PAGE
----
Current design practices recommend to comply with the capacity protection
principle, which pays special attention to ensuring an elastic response of the foundations under ground motion events. However, in cases such as elevated reinforced
concrete (RC) pile-cap foundation typologies, this design criterion may lead to conservative designs, with excessively high construction costs.
Reinforced concrete elevated pile-cap foundations is a system formed by a group of partially embedded piles connected through an aboveground stayed cap
and embedded in soil. In the cases when they are subjected to ground motions, the piles suffer large bending moments that make it difficult to maintain their
behavior within the elastic range of deformations.
Aiming to make an in-depth analysis of the nonlinear behavior of elevated
pile-cap foundations, a cyclic loading test was performed on a concrete 2x3 pile
configuration specimen of elevated pile-cap foundation. Two results of this test,
the failure mechanism and the ductile behavior, were used for the calibration of a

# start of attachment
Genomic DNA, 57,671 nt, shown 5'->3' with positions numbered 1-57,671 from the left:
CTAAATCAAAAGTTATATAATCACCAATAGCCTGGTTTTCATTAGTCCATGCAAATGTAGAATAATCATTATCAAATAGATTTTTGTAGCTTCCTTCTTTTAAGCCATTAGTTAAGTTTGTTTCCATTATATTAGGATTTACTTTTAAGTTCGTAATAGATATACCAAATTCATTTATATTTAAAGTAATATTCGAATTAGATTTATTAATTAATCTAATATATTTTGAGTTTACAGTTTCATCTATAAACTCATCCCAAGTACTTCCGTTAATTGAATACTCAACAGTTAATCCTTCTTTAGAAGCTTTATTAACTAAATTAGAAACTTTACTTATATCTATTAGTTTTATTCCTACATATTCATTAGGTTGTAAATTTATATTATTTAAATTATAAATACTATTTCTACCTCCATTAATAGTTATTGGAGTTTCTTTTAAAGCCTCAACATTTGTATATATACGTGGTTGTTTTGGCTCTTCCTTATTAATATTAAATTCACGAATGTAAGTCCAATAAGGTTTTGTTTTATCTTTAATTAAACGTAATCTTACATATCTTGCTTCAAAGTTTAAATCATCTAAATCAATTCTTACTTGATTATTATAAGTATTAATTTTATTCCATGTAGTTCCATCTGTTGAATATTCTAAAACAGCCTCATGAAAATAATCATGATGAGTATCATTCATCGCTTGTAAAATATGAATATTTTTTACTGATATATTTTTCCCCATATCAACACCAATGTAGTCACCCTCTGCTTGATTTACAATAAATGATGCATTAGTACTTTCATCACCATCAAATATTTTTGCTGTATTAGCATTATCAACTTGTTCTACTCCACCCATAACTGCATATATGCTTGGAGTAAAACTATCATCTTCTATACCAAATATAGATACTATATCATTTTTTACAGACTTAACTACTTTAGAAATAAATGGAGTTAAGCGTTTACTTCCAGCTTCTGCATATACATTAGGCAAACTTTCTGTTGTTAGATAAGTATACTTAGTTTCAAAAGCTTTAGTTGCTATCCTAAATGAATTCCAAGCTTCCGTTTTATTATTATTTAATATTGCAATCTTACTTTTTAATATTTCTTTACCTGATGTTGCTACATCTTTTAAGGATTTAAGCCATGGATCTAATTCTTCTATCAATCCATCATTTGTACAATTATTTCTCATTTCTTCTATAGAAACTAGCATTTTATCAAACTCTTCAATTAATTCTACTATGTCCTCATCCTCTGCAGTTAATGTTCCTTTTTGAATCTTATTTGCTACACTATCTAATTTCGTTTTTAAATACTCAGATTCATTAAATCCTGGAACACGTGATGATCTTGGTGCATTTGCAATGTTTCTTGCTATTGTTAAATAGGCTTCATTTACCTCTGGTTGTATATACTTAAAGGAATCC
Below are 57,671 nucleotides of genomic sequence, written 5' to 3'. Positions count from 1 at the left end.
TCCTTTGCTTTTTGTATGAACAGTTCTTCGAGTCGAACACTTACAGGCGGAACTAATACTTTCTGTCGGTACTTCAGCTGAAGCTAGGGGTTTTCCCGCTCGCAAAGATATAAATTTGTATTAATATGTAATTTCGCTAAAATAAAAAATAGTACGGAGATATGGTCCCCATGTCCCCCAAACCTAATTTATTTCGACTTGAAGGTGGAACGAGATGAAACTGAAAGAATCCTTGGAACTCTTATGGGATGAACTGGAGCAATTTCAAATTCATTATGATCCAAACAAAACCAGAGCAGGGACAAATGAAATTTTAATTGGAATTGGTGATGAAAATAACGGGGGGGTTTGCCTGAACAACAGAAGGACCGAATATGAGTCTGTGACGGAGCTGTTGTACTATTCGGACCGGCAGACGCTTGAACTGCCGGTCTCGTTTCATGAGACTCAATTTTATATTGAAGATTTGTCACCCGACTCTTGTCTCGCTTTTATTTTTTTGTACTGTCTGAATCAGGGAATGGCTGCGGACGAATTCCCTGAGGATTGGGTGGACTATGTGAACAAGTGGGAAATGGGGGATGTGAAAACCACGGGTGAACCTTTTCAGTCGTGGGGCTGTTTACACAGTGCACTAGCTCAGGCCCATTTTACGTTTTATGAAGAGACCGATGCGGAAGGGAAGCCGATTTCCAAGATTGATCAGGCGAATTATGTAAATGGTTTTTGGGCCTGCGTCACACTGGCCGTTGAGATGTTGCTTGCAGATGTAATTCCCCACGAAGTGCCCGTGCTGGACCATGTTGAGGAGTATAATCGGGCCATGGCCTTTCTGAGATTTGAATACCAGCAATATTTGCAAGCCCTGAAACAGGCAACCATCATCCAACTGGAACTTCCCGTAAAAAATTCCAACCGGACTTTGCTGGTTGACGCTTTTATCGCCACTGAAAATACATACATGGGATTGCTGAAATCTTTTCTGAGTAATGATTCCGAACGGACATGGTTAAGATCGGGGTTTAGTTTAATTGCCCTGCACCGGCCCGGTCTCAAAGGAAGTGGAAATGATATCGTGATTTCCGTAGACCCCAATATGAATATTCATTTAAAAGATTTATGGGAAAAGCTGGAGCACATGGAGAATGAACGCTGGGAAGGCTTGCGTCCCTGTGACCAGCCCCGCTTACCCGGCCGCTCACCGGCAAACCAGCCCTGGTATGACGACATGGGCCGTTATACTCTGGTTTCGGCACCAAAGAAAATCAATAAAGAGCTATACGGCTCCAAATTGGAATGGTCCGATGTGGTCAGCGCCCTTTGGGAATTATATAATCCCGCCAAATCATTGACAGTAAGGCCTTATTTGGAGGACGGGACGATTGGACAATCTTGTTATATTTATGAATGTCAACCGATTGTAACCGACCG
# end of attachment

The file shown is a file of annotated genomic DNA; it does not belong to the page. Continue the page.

numerical model built in OpenSees framework, by using a pushover analysis.
The calibration of the numerical model enabled an in-depth study of the seismic
nonlinear response of this kind of foundations. A parametric analysis was carried
for this purpose, aiming to study how sensitive RC elevated pile-cap foundations
are, when subjected to variations in the diameter of piles, reinforcement ratios,
external loads, soil density or multilayer configurations. This analysis provided
a set of ductility factors that can be used as a reference for design practices and
which correspond to each of the cases analyzed.